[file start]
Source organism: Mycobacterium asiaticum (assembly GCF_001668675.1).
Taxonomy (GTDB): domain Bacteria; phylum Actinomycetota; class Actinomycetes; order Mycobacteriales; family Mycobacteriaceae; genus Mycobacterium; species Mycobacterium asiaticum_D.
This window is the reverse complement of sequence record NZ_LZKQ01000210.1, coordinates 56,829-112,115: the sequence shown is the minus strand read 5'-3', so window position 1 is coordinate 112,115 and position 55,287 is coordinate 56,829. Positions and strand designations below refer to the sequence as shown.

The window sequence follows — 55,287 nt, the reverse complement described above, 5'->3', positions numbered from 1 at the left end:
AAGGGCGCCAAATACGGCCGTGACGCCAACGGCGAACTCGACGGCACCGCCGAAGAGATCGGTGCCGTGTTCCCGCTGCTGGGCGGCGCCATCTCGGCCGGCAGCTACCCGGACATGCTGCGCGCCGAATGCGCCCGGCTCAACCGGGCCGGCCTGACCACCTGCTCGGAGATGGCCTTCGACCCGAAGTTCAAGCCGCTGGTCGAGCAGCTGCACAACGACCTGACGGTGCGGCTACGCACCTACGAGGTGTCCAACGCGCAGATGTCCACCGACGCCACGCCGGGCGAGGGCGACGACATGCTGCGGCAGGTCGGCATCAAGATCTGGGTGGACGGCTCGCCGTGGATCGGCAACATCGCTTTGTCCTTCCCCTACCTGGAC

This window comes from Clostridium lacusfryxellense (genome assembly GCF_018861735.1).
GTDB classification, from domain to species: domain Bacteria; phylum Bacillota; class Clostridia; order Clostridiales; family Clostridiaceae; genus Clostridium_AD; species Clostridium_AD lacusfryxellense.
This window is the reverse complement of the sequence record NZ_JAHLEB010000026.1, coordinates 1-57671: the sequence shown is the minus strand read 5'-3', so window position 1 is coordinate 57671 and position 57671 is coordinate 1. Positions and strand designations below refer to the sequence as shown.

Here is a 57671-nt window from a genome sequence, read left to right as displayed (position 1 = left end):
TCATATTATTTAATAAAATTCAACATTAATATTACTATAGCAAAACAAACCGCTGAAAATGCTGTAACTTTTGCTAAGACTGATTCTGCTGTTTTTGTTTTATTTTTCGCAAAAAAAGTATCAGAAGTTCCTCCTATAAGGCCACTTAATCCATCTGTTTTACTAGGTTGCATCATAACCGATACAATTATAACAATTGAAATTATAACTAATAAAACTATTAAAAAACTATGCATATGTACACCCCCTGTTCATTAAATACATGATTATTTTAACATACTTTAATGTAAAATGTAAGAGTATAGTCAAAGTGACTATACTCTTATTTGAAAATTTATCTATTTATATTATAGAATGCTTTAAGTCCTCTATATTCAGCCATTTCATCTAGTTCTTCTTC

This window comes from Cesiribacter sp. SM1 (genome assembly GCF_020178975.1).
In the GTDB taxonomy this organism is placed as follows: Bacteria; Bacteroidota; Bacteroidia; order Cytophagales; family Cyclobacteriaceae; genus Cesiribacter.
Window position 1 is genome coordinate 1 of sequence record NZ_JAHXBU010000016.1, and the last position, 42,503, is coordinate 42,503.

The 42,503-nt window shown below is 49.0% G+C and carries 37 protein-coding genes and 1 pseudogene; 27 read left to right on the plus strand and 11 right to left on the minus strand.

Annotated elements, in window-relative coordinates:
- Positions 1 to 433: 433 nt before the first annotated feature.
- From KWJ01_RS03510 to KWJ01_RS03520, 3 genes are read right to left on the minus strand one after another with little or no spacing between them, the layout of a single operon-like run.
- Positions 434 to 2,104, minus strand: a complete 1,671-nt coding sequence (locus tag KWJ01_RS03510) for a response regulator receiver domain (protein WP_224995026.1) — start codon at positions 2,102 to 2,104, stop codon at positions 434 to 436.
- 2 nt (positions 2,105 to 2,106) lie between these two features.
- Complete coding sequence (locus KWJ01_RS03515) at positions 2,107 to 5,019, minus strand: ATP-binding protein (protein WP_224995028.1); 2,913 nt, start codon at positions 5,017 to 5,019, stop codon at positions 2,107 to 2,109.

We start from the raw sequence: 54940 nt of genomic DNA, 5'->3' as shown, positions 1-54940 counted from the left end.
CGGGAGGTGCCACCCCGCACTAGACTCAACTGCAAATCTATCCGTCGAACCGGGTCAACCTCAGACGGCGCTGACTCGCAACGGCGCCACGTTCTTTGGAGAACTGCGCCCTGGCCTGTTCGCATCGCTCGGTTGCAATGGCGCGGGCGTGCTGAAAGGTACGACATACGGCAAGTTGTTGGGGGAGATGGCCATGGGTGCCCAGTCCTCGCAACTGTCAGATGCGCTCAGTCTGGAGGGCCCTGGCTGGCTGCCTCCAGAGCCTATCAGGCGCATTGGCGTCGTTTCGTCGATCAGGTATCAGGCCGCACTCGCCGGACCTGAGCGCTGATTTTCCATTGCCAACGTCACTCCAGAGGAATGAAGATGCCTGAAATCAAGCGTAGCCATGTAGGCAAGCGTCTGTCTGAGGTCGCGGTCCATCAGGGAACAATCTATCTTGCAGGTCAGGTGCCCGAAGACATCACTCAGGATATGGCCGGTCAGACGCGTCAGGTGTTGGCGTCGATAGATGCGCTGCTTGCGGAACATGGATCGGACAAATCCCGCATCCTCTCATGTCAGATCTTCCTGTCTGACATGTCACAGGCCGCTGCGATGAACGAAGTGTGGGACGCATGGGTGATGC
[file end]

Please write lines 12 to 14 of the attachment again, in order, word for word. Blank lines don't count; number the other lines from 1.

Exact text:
In the GTDB taxonomy this organism is placed as follows: Bacteria; Bacteroidota; Bacteroidia; order Cytophagales; family Cyclobacteriaceae; genus Cesiribacter.
Window position 1 is genome coordinate 1 of sequence record NZ_JAHXBU010000016.1, and the last position, 42,503, is coordinate 42,503.

The 42,503-nt window shown below is 49.0% G+C and carries 37 protein-coding genes and 1 pseudogene; 27 read left to right on the plus strand and 11 right to left on the minus strand.